Smaller museums (those who are surviving) have experienced some of these same benefits in building digital engagement through educational programming, improving collaboration, and expanding communication, but they are also experiencing difficulties, for example in securing needed supplies. The flexibility that was so apparent in the fast decision-making around the initial shut down continues into the problem-solving that is happening around re-opening. In planning for cleaning and ensuring a continuing supply of products and safety equipment, or strengthening collaborations and developing consistent regional expectations, museums are getting creative, sharing information, and supporting new ways of working. They are evolving.

“It is likely that we and our institutions will need to take more, rather than fewer risks than formerly. We will probably have to be much more nimble and flexible to stay relevant and keep up with sudden sweeping changes. We may need to give less attention to long-term planning and more attention to a continuous process of strategic thinking.”  

Avi Decter and Ken Yellis, AASLH

While planning for the transition back to a physical place, to welcoming guests to our spaces again, a number of museum leaders are posing difficult questions about what comes next. Concerns center on how to best serve our communities and what museums should be, post-pandemic. What can we do that was not possible, or needed, before?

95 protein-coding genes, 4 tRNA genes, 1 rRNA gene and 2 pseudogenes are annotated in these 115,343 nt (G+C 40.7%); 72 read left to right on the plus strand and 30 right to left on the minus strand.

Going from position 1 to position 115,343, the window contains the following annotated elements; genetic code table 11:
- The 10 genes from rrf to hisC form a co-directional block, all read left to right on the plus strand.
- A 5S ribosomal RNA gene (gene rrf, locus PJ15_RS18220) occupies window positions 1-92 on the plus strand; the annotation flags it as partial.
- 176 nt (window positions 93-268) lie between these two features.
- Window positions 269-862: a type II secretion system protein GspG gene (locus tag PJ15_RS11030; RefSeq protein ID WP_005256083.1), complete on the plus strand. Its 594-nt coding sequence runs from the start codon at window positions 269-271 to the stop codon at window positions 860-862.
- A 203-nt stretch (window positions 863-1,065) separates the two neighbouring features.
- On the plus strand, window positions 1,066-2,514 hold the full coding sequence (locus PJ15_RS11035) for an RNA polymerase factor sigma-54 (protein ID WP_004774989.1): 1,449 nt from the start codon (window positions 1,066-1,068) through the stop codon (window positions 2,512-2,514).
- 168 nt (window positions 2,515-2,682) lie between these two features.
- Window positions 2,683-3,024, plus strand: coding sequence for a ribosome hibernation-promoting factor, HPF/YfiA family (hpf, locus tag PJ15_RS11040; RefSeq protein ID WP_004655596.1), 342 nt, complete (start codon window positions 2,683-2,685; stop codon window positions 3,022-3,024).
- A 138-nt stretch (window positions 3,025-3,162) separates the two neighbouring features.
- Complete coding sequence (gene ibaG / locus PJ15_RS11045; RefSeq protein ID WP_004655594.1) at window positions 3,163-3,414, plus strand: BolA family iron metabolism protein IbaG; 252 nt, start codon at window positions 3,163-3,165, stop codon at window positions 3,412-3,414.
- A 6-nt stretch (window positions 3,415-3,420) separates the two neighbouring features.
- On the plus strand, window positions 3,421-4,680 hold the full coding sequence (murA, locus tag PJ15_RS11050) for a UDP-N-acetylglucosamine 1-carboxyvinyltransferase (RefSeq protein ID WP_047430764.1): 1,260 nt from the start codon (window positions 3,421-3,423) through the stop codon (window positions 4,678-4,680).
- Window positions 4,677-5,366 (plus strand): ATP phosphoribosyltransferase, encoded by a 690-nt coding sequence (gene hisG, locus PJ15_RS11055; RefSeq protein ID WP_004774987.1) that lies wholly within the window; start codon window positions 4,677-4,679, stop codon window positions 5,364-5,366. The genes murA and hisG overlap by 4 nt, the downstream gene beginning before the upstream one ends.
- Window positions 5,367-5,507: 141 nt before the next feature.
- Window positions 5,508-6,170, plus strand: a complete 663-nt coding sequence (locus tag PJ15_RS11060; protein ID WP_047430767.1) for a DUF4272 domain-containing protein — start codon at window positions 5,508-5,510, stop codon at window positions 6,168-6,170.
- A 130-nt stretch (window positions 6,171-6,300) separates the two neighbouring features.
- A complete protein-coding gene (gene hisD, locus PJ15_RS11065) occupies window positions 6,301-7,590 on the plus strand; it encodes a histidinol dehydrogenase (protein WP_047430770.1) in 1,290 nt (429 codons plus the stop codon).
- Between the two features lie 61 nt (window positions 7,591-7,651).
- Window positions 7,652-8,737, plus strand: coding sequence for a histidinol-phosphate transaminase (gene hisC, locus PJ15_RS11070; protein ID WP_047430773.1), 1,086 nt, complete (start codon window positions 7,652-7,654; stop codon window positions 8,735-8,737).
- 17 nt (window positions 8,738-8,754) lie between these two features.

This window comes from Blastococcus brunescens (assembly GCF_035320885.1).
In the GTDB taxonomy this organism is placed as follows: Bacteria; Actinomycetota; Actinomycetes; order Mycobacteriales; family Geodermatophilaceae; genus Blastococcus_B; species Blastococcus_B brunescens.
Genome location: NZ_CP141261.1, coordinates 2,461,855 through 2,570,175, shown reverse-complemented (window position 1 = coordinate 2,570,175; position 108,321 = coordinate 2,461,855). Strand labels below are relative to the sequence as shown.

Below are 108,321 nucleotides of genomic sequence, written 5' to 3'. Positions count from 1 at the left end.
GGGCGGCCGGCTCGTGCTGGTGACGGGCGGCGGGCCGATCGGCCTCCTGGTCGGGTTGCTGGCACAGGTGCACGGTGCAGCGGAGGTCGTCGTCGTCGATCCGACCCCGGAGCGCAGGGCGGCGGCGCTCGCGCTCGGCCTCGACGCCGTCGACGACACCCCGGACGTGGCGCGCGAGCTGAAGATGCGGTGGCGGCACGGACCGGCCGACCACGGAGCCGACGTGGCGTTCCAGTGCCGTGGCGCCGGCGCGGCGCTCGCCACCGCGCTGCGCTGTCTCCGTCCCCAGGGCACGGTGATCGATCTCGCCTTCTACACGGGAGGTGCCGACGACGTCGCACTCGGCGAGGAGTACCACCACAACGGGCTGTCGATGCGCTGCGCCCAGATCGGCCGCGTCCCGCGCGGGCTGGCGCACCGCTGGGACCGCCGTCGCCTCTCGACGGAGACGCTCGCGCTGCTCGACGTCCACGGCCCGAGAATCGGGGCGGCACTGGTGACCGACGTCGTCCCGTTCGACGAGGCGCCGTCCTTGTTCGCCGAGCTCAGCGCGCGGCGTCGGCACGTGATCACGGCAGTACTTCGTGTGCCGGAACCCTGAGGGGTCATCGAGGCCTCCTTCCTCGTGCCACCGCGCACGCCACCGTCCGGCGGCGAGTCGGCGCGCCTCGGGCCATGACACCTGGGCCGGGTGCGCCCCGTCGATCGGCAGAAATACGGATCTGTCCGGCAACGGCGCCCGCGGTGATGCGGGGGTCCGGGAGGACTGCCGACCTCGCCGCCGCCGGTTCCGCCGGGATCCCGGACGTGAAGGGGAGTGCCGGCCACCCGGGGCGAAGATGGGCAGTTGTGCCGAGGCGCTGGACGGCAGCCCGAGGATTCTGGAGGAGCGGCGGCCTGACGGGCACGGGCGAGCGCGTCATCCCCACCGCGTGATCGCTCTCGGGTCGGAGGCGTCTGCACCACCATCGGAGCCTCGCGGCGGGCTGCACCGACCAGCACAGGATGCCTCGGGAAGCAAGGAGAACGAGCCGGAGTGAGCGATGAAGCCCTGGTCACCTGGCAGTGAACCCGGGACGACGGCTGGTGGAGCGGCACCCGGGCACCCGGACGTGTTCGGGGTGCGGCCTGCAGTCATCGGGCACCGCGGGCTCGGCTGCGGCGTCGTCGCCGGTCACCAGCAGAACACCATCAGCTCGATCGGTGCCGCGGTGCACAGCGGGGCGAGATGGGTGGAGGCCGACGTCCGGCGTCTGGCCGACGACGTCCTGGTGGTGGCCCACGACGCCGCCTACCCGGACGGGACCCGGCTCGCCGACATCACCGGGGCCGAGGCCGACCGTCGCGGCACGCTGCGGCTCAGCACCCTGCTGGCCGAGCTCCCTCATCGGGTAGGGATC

A pointed question, asked by James Steward at the Princeton University Art Museum, asks how privilege comes into play: what can those of us who can (who will survive, who have financial resources), actually do? In a talk where he explores his concern for museums and the future of civic spaces, Steward explores what museums and other gathering places will become in a time of social distancing. He provides specific answers to how the current threats–both the pandemic and the economic fallout–demand something different. His suggestions include, most importantly: 1. extending institutional commitment to equity and inclusion; 2. building partnerships to overcome the digital divide; and 3. turning to collections to shape powerful stories. Steward concludes, “Beyond surviving, museums help us live,” asserting that museums serve as unique, important civic spaces, and in emphasizing our responsibilities to community-building, that museums will still provide important opportunities to gather, understand, and explore. 

To live up to this ideal, to be potentially powerful social spaces, museums must adapt. Some, like the Philbrook Museum of Art, have already started. In describing his museum’s rapid response to the changing demands brought on by COVID-19, the museum’s CEO says that there was “a realization that our mission to connect the community to art and gardens was not on pause, it was just moving to new platforms.” Similarly, the University of Michigan Museum of Art understands the potential for altered visitor behaviors as a chance to pivot. According to their director, we need to:

“re-envision our enterprise as experiences for people along a spectrum of physical and virtual environments, with the building as just one of those.” 

Tina Olsen, UMMA Director